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    Document Summary
    - Report Published -

    House Document No. 38

    Document Title
    The Extent To Which Local Zoning Ordinances In Virginia Accommodate Innovative Housing Initiatives For The Benefit Of Virginians With Mental Illness

    Department of Mental Health, Mental Retardation and Substance Abuse Services

    Enabling Authority
    Appropriation Act - Item 311 V. (Special Session I, 2006)

    Executive Summary
    This paper is in response to the 2006 Virginia Acts of Assembly, Chapter 3, Item 311. V:

    "The Department of Menial Health, Mental Retardation, and Substance Abuse Services, with the assistance of the Department of Housing and Community Development, shall report on the extent to which local zoning ordinances in Virginia accommodate innovative housing initiatives for the benefit of Virginians with mental illness, such as Single Room Occupancy residential units, and shall investigate the availability of state or federal funds for such initiatives. The report shall also examine the feasibility of developing a model Virginia zoning ordinance that permits Single Room Occupancy residential units for persons with mental illness. The department shall report its findings to the Chairmen of the House Appropriation and Senate Finance Committees and the Joint Commission on Health Care by September 1, 2007."


    • The Americans with Disabilities Act (ADA) and the Virginia and Federal fair housing laws mandate accommodations for housing models that are more integrated into the community than nursing homes, assisted living facilities, and group homes.

    • Supportive housing is a successful, cost-effective and innovative combination of affordable housing with services that helps people with mental illness live more stable, productive lives.

    • There are a number of preferred housing models for supportive housing including Single Room Occupancy (SRO) residences.

    • Permanent supportive SRO housing has been credited with playing a key role in achieving recently reported reductions in urban homelessness, but Virginia’s plan to end homelessness has faltered, in part, due a lack of clear zoning allowances for SROs.

    • Review 97 Virginia localities’ ordinances found that only the Zoning Ordinance of the City of Virginia Beach defines SRO housing.

    • Virginia Beach’s ordinance and many other localities’ ordinances from around the country describe a variety of SRO models; providing examples for other Virginia’s localities to follow in order to accommodate this type of housing for low-income single individuals, including those with mental illness. Fairfax, Virginia is also in the process of amending its local zoning ordinances to include SROs.

    • The primary sources for supportive housing funds are through HUD homeless assistance grants and the Federal Low-Income Housing Tax Credit Program.

    • Other sources include the cost-offsets of providing Supportive Housing to individuals who would otherwise require frequent expensive hospital-based care.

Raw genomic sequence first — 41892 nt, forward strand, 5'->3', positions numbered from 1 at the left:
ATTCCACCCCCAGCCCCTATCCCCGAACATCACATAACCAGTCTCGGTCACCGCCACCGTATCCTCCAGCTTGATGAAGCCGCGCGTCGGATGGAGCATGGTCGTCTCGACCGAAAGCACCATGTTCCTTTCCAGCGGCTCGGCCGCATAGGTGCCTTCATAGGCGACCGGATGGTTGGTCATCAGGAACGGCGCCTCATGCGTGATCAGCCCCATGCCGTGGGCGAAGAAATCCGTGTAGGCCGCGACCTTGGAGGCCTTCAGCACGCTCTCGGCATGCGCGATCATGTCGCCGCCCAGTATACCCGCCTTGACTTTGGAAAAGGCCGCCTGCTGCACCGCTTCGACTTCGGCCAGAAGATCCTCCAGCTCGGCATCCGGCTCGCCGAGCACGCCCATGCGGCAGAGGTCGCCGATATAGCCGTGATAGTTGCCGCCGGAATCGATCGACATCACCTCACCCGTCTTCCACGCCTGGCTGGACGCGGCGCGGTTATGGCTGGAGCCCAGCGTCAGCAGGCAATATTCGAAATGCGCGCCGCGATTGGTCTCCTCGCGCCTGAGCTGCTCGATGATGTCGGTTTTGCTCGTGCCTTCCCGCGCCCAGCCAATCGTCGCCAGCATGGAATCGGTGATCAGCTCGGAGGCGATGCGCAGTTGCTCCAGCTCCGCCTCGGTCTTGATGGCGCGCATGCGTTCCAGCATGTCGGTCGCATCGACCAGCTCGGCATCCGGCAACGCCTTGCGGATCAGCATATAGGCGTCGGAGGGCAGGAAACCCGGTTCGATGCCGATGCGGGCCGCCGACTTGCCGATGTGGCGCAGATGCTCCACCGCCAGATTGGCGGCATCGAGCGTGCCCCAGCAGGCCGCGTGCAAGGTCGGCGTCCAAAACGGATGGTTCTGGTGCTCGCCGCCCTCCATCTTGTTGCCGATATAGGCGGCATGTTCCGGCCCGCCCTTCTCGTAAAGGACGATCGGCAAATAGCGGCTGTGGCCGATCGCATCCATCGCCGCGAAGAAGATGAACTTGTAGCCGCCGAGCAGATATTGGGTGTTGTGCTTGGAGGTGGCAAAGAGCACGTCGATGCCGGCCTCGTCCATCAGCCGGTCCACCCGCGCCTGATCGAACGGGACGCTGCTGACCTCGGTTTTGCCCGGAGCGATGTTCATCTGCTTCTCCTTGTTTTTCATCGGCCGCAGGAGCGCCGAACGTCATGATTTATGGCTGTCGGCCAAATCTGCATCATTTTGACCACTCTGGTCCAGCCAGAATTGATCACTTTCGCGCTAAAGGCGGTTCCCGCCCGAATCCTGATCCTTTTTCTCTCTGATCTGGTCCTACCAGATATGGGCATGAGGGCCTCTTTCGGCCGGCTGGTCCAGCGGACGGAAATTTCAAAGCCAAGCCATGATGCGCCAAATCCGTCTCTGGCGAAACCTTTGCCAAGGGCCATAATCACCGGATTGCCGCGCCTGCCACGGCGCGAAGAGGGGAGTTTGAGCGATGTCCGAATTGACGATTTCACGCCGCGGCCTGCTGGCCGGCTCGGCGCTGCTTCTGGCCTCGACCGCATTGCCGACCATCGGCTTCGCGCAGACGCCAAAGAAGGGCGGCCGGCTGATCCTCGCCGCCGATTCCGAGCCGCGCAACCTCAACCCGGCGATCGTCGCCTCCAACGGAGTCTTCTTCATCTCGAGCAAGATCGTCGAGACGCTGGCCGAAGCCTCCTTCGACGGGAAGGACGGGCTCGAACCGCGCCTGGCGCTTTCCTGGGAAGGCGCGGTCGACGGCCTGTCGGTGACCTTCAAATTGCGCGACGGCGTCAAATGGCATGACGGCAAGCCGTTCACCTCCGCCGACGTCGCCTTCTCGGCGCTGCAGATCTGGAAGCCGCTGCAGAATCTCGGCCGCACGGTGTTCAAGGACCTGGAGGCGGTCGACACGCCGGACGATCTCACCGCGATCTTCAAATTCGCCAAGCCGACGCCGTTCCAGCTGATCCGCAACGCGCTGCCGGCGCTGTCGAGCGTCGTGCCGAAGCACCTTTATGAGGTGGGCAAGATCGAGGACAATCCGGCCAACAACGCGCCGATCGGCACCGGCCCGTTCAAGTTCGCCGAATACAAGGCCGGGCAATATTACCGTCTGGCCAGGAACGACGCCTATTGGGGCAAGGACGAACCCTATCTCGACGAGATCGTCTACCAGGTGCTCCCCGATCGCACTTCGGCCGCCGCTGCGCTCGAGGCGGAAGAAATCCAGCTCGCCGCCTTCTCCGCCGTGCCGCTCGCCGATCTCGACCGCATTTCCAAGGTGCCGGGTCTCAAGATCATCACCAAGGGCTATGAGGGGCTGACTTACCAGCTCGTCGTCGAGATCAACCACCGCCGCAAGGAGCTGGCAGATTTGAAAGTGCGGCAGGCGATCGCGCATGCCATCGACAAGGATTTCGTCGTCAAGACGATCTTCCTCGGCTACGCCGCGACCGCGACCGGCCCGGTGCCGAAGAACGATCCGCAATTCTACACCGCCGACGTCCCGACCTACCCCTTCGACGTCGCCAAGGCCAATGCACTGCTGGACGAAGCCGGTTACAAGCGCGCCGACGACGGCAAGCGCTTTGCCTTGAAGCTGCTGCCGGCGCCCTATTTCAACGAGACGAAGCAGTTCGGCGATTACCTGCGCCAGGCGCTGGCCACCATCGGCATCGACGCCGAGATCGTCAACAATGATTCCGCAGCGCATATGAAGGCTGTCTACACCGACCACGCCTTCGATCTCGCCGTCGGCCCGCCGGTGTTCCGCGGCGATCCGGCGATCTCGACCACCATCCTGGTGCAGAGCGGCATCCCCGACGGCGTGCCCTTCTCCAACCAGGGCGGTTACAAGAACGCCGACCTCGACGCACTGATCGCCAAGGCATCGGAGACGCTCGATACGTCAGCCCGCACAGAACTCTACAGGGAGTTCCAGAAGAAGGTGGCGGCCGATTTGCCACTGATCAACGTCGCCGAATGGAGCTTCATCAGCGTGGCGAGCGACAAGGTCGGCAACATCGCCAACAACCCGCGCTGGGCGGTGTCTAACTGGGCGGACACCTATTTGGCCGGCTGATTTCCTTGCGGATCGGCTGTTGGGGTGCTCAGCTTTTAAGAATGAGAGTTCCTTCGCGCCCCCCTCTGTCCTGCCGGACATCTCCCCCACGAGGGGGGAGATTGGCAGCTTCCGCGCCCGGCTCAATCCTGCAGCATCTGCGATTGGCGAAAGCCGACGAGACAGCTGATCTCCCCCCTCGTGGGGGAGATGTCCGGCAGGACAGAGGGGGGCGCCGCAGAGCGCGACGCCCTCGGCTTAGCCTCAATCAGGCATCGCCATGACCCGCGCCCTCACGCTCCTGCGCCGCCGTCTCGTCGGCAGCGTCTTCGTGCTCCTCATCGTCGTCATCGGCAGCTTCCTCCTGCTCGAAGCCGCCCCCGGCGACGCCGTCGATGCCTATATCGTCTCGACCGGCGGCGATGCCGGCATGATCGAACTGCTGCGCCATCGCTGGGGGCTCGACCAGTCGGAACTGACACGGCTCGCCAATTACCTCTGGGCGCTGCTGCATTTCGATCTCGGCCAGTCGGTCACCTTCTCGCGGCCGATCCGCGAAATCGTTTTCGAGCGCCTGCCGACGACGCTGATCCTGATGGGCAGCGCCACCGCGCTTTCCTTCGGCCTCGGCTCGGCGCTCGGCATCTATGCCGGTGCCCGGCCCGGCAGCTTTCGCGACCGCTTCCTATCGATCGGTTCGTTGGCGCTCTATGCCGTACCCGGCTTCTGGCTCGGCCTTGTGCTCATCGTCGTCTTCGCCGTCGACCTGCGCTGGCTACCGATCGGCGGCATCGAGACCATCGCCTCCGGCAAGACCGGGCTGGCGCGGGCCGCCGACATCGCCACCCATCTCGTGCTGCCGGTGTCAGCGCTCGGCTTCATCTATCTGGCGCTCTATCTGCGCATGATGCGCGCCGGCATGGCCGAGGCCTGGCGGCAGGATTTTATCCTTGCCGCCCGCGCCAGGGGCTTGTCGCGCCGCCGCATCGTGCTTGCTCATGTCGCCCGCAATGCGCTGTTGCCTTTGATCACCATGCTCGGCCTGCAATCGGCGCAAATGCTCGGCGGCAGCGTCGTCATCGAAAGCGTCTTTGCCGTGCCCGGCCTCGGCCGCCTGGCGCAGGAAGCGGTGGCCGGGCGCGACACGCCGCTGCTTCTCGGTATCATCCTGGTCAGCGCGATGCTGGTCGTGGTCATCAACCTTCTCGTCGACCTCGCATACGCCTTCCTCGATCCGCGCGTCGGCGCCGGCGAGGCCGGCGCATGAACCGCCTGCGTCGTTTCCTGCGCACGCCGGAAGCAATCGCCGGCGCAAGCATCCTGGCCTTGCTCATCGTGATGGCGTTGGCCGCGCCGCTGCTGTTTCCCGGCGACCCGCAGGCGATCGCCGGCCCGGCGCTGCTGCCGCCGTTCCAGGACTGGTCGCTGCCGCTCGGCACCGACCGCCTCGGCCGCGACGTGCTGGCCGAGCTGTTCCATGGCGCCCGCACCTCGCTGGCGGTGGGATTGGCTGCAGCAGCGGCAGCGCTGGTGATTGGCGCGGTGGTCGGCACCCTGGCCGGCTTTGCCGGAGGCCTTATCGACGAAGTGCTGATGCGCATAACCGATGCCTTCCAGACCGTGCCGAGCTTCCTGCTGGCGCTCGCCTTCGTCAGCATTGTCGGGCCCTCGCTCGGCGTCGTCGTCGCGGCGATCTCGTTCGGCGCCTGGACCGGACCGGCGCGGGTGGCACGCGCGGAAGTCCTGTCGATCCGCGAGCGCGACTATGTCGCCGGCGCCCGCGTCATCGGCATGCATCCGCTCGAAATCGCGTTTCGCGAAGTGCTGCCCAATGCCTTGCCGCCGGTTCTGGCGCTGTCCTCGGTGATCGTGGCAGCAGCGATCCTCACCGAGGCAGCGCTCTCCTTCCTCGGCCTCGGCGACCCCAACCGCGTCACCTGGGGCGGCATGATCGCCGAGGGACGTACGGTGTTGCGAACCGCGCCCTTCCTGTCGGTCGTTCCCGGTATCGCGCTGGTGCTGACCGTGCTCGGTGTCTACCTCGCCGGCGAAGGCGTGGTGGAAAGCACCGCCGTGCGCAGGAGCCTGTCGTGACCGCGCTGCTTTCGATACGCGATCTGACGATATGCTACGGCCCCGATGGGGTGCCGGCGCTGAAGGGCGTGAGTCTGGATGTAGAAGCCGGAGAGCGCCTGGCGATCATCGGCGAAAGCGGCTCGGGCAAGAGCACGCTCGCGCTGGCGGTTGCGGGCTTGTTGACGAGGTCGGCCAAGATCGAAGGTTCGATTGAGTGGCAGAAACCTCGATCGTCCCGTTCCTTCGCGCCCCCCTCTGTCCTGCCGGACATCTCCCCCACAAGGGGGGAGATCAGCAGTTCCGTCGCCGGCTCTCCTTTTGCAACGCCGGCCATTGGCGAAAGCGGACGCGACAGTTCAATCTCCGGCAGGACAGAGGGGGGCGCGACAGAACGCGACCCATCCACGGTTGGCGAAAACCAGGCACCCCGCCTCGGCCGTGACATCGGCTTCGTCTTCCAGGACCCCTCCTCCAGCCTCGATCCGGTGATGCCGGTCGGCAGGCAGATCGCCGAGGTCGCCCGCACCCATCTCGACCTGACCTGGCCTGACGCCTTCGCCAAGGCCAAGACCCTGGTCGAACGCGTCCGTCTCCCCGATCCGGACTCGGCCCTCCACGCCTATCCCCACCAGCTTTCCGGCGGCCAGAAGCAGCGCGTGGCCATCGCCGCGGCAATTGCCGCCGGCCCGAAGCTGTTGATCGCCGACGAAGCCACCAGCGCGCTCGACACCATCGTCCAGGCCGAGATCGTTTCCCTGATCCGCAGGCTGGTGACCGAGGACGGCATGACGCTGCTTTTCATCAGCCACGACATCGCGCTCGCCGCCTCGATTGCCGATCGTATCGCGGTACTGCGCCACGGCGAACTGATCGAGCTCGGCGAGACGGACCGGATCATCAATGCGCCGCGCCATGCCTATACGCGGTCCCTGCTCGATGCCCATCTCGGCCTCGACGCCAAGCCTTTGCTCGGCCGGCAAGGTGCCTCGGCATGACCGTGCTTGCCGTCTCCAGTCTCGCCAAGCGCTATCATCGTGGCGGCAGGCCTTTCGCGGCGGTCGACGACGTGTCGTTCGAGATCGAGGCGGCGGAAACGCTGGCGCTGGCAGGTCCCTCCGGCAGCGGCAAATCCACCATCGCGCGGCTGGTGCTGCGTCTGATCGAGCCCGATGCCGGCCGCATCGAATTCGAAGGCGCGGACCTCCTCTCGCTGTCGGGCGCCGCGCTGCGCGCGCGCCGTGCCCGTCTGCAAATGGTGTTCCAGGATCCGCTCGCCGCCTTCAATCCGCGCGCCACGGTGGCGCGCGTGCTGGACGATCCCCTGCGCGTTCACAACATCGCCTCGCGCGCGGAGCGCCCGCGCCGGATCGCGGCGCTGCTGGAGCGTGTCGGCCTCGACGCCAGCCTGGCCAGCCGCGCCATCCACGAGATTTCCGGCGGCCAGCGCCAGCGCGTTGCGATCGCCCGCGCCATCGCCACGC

There is no one model zoning ordinance for Single Room Occupancy units that would be appropriate for all Virginia localities, however the following recommendations are offered to permit and encourage their development:

    1. Supportive Housing models, such as SRO housing, should be defined in local comprehensive plans in addition to nursing homes and assisted living facilities as affordable housing for low-income single residents with disabilities pursuant to 15.2-2223 of the Code of Virginia.

    2. Streamlined review and approval processes for special use permits should be provided for in affordable dwelling unit ordinances to encourage development of Supportive 1—lousing models, such as SROs.

    3. Single Room Occupancy housing should be defined as affordable dwelling units in local zoning ordinances pursuant to 15.2-2304 and 15.2-2305 of the Code of Virginia.

    4. The General Assembly should consider amending 15.2-2304 of the Code of Virginia to make it apply to additional high population-density localities in Virginia, such as those with over 300 persons per square mile.

    5. Virginia should develop a statewide housing plan that includes Supportive Housing to meet the needs of Virginian’s with mental illness and encourages VHDA to provide additional incentives for SROs in its Low-Income Housing Tax Credit program and other housing development programs pursuant to 36-55.33:1 (D)(2)(e) and 36-55.33:2 of the Code of Virginia.

    6. The Department of Social Services should more broadly interpret 63.2-800 of the Code of Virginia to allow for auxiliary grants to be provided to eligible individuals with disabilities who prefer to live in Supportive Housing units, as opposed to assisted living facilities or adult foster care homes, to help offset the operating costs of such housing.

    7. Community Services Boards and Behavioral Health Authorities should develop joint written agreements with State and local housing agencies pursuant to 37.2-504 and 3 7.2-605 to provide for the appropriate individualized services required by residents of Supportive Housing programs within their jurisdiction.